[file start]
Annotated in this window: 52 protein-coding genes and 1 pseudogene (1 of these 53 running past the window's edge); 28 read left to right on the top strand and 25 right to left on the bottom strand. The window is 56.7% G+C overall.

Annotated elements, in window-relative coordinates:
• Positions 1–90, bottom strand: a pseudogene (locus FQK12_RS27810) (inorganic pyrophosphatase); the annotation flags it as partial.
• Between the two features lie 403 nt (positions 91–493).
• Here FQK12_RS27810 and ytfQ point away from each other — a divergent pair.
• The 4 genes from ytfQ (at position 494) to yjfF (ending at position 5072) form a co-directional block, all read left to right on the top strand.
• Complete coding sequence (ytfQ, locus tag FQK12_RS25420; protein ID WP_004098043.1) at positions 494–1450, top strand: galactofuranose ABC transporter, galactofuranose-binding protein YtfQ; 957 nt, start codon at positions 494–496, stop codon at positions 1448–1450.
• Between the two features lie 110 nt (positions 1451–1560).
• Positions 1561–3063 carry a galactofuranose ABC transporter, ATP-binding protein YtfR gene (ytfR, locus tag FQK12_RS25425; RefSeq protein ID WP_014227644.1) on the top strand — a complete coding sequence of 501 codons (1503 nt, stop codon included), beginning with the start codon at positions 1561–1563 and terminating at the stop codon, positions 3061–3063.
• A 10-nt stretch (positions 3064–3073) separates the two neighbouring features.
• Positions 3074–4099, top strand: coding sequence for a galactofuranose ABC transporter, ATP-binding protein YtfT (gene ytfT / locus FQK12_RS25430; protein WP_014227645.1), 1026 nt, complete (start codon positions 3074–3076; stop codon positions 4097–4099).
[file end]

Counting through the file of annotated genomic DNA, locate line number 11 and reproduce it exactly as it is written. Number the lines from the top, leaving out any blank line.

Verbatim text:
• Positions 3074–4099, top strand: coding sequence for a galactofuranose ABC transporter, ATP-binding protein YtfT (gene ytfT / locus FQK12_RS25430; protein WP_014227645.1), 1026 nt, complete (start codon positions 3074–3076; stop codon positions 4097–4099).